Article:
number of comments on the Proposed Rule and has addressed those 
comments below. The Proposed Rule, comments received, and this Final 
Rule can be accessed using the Federal eRulemaking portal at http://www.regulations.gov under Docket Number ITA-2013-0002.
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    \1\ Non-Application of Previously Withdrawn Regulatory 
Provisions Governing Targeted Dumping in Antidumping Duty 
Investigations, 78 FR 60240 (Oct. 1, 2013) (Proposed Rule).
    \2\ See 19 CFR 351.414(f) and (g); 19 CFR 351.301(d)(5) (2007) 
(regulatory provisions governing targeted dumping); see also 
Withdrawal of the Regulatory Provisions Governing Targeted Dumping 
in Antidumping Duty Investigations, 73 FR 74930 (Dec. 10, 2008) 
(withdrawing the regulatory provisions governing targeted dumping) 
(2008 Withdrawal Notice).
    \3\ Antidumping Proceedings: Calculation of the Weighted-Average 
Dumping Margin and Assessment Rate in Certain Antidumping Duty 
Proceedings; Final Modification, 77 FR 8101 (Feb. 14, 2012) (2012 
Final Modification).
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    After analyzing and carefully considering all of the comments the 
Department received in response to the Proposed Rule, the Department 
has adopted the approach proposed in the Proposed Rule. The Department 
will continue not to apply the withdrawn targeted dumping regulations 
in less-than-fair-value investigations based upon this Final Rule. As a 
result of this Final Rule, the Department is not modifying 19 CFR 
351.414 or 19 CFR 351.301, the sections of the Department's regulations 
that previously included the withdrawn targeted dumping regulations.
    As explained in the Proposed Rule, in less-than-fair-value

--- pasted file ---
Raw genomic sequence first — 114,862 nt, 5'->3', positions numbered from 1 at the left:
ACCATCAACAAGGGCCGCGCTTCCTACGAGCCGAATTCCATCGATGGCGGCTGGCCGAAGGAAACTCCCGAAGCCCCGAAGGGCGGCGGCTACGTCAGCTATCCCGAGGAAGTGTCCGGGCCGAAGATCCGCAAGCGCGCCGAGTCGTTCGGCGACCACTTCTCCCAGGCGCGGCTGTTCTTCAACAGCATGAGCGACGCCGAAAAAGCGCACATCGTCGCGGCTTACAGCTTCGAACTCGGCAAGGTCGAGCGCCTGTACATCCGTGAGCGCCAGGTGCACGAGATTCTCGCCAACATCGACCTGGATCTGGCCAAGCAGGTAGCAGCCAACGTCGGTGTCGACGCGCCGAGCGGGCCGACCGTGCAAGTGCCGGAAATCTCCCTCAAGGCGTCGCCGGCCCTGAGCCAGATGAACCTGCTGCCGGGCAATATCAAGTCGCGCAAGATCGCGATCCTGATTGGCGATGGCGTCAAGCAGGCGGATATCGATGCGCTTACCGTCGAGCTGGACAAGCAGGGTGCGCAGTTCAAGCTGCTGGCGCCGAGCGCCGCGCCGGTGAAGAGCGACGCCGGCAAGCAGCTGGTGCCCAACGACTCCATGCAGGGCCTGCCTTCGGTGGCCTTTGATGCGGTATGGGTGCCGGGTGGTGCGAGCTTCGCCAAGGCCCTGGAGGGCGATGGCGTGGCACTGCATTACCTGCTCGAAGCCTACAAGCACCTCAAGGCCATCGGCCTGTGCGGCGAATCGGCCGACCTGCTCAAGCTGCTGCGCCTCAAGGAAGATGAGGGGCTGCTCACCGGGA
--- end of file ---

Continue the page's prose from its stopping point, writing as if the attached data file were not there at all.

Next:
investigations, the Department calculates dumping margins by one of two 
methods: (1) By comparing the weighted average of the normal values to 
the weighted average of the export prices (or constructed export 
prices) for comparable merchandise (known as the average-to-average 
method); or (2) by comparing the normal values of individual 
transactions to the export prices (or constructed export prices) of 
individual transactions for comparable merchandise (known as the 
transaction-to-transaction method). Section 777A(d)(1)(A) of the Tariff 
Act of 1930, as amended (the Act). The statute also provides for an 
exception to these two comparison methods when the Department finds 
that there is a pattern of export prices or constructed export prices 
for comparable merchandise that differ significantly among purchasers, 
regions, or periods of time, and where such differences cannot be taken 
into account using one of the comparison methods described above. 
Section 777A(d)(1)(B) of the Act. When these criteria are satisfied, 
the Department may compare the weighted average of the normal values to 
the export price (or constructed export price) of individual 
transactions for comparable merchandise (known as the average-to-
transaction method).
    Following the withdrawal of the regulations governing targeted 
dumping in 2008, the Department continued to develop its practice with 
respect to the use of an alternative comparison method on a case-by-